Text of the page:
Welcome to VZW's Tribute to the 47th Infantry Regiment, 9th Infantry Division
9th Infantry Division Tribute

Welcome to VZW's Tribute to the 47th Infantry Regiment and 9th Infantry Division!
Starlin H. Hughes
tarlin Harry Hughes, Vincent Z. Whaley's grandfather, served with the 47th "Raiders" Infantry Regiment in the 9th "Octofoil" Infantry Division during World War II. Private First Class Hughes died June 11, 1994 — exactly 50 years to the day when he stepped ashore Utah Beach in Normandy, France. To the right is a picture of Pfc. Hughes donning two 47th Infantry regimental crests.

As my grandfather lay in the Intensive Care Unit of the Veterans Affairs Medical Center, Mountain Home, Tenn., in June 1994, I remembered the promise I had made six months earlier on New Year's Day.

"Someday, I'm going to write a book about you, papaw," I said.

"Well I don't know what you'd write about," he replied, grinning.

Neither did I, exactly, but I wanted to focus on his combat experiences during World War II. There was just one problem. I knew nothing of his role in the Second World War. He was never able to talk about the war. The mere mention of the words World War II sent him tumbling into a black hole of horrifying memories, ending in choking tears.

It was more than the frightful sadness in his eyes. Scars from wounds he suffered in France on Friday, July 14, 1944, marked his upper lip and cheek. Another scar received in Germany on Sunday, Oct. 1, 1944, branded his leg.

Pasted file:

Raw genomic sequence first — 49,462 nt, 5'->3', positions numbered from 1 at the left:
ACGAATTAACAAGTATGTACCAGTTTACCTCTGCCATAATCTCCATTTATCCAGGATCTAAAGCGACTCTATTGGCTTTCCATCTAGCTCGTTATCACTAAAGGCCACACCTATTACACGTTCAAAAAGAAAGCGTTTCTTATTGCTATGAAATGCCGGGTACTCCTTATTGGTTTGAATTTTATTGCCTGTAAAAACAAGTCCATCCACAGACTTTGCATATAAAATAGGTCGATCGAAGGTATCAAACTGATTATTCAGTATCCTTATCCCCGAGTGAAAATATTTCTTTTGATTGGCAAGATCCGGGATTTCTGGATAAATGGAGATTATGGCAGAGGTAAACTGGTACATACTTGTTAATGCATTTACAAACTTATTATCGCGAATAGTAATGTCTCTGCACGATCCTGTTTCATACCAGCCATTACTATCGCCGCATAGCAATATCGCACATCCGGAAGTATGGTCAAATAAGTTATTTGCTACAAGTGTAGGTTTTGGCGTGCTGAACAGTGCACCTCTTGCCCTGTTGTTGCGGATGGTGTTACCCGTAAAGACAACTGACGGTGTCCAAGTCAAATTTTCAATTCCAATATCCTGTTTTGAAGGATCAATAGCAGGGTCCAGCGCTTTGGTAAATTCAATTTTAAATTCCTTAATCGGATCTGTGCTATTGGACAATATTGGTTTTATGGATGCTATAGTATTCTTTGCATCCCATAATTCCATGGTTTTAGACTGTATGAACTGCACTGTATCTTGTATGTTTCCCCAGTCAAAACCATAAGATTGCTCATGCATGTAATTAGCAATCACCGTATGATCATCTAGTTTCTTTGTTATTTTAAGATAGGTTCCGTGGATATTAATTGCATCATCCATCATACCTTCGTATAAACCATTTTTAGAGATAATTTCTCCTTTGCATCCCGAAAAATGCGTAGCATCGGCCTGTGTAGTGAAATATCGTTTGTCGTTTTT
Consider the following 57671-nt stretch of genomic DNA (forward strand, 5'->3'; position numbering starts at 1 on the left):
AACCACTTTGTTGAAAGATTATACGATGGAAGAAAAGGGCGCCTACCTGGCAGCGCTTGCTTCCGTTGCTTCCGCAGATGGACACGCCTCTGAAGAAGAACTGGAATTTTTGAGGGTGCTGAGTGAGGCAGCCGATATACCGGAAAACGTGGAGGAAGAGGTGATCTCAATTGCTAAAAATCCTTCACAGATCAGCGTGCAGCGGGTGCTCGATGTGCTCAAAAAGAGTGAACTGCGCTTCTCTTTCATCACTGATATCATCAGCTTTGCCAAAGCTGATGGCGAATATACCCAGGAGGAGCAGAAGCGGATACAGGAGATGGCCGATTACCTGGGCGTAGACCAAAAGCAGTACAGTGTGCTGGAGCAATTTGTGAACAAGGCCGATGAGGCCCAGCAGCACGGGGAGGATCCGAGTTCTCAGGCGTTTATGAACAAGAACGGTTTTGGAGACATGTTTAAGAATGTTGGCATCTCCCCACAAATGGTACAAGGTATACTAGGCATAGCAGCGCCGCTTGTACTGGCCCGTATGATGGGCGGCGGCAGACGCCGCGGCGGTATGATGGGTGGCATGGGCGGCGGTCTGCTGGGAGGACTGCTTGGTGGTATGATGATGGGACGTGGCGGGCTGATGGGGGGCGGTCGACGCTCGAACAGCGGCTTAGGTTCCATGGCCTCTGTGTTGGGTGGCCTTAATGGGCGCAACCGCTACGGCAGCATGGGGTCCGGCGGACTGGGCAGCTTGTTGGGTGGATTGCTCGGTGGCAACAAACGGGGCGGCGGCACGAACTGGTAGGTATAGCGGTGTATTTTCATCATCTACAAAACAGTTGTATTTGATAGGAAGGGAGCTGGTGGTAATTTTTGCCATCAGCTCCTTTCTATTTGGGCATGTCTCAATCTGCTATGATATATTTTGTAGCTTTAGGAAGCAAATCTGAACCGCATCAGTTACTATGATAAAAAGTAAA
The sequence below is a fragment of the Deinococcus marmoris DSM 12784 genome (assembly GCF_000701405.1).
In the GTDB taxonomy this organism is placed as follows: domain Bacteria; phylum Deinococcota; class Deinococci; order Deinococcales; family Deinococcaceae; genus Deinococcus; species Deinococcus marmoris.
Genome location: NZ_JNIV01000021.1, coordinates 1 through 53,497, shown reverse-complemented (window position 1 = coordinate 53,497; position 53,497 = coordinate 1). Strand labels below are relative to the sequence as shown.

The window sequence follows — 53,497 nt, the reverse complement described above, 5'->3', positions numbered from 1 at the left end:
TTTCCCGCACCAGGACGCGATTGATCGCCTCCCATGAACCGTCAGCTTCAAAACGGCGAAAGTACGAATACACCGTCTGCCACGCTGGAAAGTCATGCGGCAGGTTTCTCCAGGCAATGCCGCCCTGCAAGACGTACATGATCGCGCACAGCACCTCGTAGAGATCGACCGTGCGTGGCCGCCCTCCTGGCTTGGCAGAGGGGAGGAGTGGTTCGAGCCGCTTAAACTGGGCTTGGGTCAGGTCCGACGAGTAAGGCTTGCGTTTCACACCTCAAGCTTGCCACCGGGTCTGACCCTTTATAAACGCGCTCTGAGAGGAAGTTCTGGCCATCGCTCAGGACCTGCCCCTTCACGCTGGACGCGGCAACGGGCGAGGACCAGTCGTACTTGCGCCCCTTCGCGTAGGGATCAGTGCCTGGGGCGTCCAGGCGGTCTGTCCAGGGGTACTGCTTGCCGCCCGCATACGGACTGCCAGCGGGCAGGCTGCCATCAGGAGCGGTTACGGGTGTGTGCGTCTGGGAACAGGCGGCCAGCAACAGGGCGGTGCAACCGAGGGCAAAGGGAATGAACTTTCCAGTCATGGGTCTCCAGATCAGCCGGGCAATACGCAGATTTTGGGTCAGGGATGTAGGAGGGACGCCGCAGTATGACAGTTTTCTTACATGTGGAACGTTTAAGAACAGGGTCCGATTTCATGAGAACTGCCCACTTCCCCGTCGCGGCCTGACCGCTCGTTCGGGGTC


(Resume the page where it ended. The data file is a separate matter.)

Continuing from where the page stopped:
From October 1941 to September 1945, Private First Class Starlin H. Hughes trained and fought with the United States Army from Fort Bragg, North Carolina, through seven of the 9th Infantry Division's eight World War II campaigns — Algeria-French Morocco, Tunisia, Sicily, Normandy, Northern France, Rhineland, and Ardennes. By war's end, Pfc. Hughes had acquired enough points to return home and did not have to serve in the 9th's final campaign of military occupation in Central Europe. Throughout the war, Pfc. Hughes served in F Company, 47th "Raiders" Infantry Regiment, 9th "Octofoil" Infantry Division.

By the grace and love of God, Hughes lived through one of the mightiest endeavors this world has ever known and returned home to participate in history's next big event — the Baby Boom. Not long after walking the final trail home in his native North Carolina, Starlin Harry Hughes married his wartime sweetheart, Mildred Louise Leonard, and conceived a daughter, Mollie, and a son, Richard, respecitvely.

47th Infantry Crest
According to the book The History of the 47th Infantry Regiment, the original five-toed Imperial Chinese dragon in the upper left-hand corner of the 47th Infantry Regiment's regimental crest symbolizes the 9th Infantry Division's accomplishments in the Boxer Rebellion of 1900.